Astronaut Says Borders, Hatreds Disappear In View From Space
Peering down at Earth from an orbit hundreds of miles high reveals a planet where there are no visible national boundaries, no identifiable strongholds or clearly-seen bitterly contested bits of land, astronaut Mark Polansky said recently.
Polansky, commander of the Space Shuttle Discovery STS-116 mission to the International Space Station in December, described the view of the planet from space in the current (summer 2007) edition of Impact, the newsletter of the United States Holocaust Memorial Museum for its members.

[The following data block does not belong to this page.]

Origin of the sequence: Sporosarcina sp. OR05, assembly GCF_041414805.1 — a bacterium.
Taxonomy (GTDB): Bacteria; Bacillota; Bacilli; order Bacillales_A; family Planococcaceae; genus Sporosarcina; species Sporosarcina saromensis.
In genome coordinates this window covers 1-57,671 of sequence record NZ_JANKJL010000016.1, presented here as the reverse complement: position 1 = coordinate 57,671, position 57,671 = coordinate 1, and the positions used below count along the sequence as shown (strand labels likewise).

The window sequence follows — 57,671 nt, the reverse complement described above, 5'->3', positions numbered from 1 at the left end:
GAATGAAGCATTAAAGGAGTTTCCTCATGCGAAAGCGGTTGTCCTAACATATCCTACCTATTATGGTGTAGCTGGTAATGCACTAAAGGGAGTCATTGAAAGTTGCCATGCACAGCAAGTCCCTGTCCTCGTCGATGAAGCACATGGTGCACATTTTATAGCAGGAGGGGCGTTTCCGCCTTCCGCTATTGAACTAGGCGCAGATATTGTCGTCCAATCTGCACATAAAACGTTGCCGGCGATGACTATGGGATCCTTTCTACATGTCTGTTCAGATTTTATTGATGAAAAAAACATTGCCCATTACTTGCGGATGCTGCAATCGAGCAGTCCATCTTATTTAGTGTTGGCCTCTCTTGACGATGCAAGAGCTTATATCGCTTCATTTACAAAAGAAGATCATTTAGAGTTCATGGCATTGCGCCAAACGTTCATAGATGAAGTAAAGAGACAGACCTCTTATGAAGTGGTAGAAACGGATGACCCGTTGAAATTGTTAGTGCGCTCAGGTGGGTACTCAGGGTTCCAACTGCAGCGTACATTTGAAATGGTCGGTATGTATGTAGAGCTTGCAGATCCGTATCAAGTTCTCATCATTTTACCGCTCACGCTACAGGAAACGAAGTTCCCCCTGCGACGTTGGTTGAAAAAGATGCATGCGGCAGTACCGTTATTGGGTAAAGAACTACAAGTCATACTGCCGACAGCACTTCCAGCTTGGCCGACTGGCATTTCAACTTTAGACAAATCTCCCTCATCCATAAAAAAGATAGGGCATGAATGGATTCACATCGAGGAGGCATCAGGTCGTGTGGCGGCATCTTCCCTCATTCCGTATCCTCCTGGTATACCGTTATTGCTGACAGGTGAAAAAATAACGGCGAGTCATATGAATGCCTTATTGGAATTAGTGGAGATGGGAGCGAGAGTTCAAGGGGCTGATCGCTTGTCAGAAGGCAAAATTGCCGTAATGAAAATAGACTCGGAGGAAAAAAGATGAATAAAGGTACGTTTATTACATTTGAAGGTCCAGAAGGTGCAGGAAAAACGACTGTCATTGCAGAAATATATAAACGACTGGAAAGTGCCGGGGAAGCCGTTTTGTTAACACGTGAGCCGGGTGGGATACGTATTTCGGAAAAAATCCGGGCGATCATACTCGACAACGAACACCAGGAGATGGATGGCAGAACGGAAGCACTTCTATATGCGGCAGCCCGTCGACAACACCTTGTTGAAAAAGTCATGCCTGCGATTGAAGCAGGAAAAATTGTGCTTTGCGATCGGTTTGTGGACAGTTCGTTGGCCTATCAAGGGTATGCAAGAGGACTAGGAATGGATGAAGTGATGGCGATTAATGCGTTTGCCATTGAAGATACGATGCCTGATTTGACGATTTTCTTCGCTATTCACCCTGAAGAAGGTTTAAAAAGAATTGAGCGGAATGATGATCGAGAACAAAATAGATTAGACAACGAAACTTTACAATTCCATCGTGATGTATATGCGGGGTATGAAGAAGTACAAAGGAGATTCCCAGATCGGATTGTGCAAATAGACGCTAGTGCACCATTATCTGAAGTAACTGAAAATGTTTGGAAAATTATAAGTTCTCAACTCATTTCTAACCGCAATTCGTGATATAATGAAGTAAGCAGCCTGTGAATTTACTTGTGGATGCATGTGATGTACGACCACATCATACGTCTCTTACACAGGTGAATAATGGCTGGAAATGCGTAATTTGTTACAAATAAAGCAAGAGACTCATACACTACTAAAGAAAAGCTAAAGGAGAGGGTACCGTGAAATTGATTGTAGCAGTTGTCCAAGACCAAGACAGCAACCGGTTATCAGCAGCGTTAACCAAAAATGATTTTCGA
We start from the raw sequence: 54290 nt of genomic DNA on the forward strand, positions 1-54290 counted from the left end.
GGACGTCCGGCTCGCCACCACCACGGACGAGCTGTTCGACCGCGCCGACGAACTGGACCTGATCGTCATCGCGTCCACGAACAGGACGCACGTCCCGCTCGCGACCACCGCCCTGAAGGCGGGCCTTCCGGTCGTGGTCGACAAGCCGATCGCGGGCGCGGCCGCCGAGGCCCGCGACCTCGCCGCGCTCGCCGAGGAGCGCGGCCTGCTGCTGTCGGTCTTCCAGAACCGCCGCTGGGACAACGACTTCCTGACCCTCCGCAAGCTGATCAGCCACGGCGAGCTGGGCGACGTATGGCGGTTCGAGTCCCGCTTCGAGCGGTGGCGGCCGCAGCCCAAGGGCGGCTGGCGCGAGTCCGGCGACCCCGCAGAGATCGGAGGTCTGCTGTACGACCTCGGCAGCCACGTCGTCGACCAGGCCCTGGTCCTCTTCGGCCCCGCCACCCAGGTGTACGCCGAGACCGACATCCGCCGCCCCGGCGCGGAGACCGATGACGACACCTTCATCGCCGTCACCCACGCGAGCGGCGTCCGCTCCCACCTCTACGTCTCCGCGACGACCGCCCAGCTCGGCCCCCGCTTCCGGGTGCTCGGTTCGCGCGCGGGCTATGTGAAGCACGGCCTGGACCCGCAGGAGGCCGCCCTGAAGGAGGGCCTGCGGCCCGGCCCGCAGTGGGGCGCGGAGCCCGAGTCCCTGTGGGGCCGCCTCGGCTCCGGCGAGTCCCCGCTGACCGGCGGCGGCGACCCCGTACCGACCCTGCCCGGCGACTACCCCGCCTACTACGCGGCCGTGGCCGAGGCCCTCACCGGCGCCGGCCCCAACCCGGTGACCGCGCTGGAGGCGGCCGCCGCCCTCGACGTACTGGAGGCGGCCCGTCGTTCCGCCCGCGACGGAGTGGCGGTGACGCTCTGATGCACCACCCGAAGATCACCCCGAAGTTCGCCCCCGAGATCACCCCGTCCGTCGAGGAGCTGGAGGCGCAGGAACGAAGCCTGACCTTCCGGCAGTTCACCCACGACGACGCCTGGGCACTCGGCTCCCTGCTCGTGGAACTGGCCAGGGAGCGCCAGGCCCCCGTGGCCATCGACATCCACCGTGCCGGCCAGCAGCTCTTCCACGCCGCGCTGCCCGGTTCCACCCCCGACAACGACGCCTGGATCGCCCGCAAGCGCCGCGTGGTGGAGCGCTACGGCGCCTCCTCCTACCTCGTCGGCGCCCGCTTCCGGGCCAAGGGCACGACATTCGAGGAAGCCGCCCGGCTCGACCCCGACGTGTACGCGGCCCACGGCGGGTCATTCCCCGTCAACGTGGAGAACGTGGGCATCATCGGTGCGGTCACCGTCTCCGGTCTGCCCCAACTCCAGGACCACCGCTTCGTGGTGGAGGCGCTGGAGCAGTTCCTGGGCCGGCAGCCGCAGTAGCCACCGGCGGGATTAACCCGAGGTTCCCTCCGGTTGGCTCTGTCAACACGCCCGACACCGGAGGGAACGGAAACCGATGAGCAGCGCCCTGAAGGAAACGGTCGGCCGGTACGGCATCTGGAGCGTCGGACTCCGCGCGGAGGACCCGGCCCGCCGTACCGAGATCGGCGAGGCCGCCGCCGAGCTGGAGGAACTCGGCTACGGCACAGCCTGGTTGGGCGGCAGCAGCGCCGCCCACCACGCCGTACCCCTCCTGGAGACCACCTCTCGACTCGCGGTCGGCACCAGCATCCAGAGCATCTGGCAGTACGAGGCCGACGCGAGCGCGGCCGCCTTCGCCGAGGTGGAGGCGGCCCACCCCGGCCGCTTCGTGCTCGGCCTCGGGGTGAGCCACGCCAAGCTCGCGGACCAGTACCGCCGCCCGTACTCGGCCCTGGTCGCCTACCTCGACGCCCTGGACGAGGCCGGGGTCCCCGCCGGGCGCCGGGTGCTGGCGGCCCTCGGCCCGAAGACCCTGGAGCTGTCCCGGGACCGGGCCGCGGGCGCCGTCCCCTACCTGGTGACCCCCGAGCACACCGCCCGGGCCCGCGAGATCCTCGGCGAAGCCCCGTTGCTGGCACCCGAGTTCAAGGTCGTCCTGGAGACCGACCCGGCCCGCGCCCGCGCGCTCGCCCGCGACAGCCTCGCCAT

“When you view the Earth from hundreds of miles above, all you see is water and landmass — no borders,” he said. “You’re looking over places where you know there is conflict and strife, but all you see is stark beauty, and you’re filled with sadness and hope. You realize how fragile our planet is, and we’re going to have to figure out how to live together if we’re going to” survive.